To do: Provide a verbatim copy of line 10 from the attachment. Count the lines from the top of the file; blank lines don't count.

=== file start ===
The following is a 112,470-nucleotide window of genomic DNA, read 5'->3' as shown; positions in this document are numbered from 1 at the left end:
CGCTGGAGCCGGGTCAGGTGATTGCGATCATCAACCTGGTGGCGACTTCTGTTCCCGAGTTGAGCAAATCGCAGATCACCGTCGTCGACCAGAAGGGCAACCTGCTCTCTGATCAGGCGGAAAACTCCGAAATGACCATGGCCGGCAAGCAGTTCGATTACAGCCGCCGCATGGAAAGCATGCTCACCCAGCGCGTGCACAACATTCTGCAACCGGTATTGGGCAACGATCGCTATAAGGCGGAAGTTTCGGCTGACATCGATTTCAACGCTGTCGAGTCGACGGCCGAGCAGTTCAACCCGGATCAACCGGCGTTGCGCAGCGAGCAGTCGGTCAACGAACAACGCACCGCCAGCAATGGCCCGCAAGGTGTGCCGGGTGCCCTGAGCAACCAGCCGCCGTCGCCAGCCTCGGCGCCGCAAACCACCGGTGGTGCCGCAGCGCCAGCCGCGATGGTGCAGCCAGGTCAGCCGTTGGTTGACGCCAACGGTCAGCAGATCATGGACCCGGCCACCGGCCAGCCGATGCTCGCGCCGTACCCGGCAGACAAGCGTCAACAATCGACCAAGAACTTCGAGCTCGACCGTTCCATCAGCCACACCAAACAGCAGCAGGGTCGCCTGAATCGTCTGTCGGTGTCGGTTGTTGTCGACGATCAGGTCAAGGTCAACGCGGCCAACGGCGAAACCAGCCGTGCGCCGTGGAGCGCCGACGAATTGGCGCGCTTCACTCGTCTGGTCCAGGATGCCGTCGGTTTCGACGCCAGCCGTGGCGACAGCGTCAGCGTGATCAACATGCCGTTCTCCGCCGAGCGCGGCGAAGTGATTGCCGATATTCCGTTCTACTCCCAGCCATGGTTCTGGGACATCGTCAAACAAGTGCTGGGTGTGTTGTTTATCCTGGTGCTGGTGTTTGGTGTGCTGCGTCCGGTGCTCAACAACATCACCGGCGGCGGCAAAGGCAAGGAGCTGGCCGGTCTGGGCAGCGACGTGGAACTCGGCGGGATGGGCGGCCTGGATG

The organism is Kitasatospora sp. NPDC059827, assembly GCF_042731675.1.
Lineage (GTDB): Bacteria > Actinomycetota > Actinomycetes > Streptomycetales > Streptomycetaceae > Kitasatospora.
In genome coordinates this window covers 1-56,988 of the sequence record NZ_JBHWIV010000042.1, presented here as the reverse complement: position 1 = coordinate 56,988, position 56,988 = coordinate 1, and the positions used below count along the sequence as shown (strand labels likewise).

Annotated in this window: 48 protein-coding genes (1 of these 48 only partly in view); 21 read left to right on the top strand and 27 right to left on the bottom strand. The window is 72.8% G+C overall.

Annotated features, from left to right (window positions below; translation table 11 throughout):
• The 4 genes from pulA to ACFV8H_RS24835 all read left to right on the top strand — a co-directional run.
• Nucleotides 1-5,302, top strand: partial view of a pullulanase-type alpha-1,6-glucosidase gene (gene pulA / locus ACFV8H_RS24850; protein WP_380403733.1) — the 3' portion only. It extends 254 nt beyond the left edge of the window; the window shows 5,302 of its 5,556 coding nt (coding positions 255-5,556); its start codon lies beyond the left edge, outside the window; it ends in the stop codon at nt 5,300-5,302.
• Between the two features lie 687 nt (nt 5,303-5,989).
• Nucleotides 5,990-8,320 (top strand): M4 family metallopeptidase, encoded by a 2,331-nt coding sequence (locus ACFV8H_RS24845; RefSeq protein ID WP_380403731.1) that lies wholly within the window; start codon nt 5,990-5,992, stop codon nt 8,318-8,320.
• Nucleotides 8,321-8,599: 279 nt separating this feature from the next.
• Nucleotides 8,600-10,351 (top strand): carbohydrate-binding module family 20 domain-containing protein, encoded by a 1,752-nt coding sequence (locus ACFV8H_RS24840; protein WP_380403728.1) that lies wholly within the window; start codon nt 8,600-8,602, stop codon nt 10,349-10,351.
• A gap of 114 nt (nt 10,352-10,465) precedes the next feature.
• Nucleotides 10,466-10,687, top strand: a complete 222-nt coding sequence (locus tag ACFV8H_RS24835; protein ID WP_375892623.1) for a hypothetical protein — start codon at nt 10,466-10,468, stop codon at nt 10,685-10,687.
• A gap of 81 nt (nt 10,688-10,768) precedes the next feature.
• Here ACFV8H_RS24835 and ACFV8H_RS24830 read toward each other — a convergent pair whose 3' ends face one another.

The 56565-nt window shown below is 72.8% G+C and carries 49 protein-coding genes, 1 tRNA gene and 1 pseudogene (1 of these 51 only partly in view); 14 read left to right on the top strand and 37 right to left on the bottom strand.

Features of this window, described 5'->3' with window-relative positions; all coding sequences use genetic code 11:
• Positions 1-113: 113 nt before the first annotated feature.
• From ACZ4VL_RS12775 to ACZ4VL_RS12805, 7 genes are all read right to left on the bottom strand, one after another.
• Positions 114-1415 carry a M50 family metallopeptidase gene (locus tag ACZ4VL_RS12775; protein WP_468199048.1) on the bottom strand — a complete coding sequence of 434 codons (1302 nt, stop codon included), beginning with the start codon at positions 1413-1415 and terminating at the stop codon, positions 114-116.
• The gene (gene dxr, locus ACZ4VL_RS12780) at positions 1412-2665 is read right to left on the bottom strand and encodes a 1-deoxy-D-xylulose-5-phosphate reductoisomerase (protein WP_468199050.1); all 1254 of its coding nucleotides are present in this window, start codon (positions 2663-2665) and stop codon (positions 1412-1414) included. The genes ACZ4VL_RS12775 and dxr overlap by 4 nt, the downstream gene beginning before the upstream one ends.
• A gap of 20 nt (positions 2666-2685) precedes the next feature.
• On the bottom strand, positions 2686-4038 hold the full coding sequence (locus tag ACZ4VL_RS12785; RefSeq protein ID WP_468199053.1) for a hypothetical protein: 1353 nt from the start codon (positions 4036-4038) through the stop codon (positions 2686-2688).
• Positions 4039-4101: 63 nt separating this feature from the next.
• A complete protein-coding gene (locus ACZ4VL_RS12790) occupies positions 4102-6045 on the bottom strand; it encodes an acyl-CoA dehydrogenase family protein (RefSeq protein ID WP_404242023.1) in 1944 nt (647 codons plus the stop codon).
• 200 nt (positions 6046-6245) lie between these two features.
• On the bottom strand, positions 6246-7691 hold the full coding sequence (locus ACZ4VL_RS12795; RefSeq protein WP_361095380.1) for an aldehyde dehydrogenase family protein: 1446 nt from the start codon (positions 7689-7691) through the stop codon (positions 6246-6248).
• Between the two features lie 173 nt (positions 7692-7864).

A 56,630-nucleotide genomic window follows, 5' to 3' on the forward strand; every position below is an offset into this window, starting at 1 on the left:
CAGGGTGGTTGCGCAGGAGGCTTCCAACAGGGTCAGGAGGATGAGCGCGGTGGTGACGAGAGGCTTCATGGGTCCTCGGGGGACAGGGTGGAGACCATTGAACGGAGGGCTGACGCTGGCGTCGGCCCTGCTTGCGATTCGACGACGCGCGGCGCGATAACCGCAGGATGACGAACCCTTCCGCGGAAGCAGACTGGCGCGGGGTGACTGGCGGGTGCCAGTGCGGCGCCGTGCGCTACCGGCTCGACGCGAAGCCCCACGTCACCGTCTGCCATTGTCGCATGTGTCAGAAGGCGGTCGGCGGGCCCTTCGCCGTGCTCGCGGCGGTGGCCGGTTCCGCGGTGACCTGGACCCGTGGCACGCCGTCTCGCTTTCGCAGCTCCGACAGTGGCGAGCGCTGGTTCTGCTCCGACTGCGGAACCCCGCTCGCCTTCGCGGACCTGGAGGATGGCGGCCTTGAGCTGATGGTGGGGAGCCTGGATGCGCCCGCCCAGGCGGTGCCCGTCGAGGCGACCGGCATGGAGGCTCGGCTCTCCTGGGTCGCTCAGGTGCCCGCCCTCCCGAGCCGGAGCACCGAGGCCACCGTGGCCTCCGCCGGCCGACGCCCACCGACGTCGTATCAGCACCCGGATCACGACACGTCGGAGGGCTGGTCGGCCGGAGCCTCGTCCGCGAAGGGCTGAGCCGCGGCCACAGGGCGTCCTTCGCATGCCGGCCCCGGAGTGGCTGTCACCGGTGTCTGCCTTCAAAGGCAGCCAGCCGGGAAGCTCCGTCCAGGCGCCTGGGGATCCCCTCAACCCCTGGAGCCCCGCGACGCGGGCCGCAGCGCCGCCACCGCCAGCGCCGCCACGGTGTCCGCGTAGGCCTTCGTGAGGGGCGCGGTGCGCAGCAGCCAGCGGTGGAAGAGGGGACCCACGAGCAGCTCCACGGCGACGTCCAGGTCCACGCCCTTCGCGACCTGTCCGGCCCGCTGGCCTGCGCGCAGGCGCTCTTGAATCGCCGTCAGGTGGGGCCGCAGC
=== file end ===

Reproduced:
• Between the two features lie 687 nt (nt 5,303-5,989).